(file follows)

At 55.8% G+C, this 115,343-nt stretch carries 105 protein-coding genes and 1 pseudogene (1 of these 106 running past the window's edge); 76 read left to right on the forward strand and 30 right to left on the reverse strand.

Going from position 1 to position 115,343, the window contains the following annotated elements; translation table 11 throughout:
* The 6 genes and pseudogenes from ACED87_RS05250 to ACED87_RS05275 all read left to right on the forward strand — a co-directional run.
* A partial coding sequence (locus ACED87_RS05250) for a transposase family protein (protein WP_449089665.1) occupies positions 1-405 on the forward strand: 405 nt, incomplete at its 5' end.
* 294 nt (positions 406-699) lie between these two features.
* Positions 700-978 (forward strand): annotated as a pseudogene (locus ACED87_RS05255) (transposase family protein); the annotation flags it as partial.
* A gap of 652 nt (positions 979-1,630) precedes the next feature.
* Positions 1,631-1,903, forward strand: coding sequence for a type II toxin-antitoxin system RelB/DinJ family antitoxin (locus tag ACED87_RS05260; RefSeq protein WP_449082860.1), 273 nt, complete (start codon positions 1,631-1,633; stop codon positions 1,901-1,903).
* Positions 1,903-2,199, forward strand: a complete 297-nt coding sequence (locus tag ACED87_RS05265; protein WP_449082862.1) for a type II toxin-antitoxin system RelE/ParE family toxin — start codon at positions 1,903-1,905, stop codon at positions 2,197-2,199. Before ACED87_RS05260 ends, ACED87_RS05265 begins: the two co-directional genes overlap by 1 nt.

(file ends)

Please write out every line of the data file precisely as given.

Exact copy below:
At 55.8% G+C, this 115,343-nt stretch carries 105 protein-coding genes and 1 pseudogene (1 of these 106 running past the window's edge); 76 read left to right on the forward strand and 30 right to left on the reverse strand.

Going from position 1 to position 115,343, the window contains the following annotated elements; translation table 11 throughout:
* The 6 genes and pseudogenes from ACED87_RS05250 to ACED87_RS05275 all read left to right on the forward strand — a co-directional run.
* A partial coding sequence (locus ACED87_RS05250) for a transposase family protein (protein WP_449089665.1) occupies positions 1-405 on the forward strand: 405 nt, incomplete at its 5' end.
* 294 nt (positions 406-699) lie between these two features.
* Positions 700-978 (forward strand): annotated as a pseudogene (locus ACED87_RS05255) (transposase family protein); the annotation flags it as partial.
* A gap of 652 nt (positions 979-1,630) precedes the next feature.
* Positions 1,631-1,903, forward strand: coding sequence for a type II toxin-antitoxin system RelB/DinJ family antitoxin (locus tag ACED87_RS05260; RefSeq protein WP_449082860.1), 273 nt, complete (start codon positions 1,631-1,633; stop codon positions 1,901-1,903).
* Positions 1,903-2,199, forward strand: a complete 297-nt coding sequence (locus tag ACED87_RS05265; protein WP_449082862.1) for a type II toxin-antitoxin system RelE/ParE family toxin — start codon at positions 1,903-1,905, stop codon at positions 2,197-2,199. Before ACED87_RS05260 ends, ACED87_RS05265 begins: the two co-directional genes overlap by 1 nt.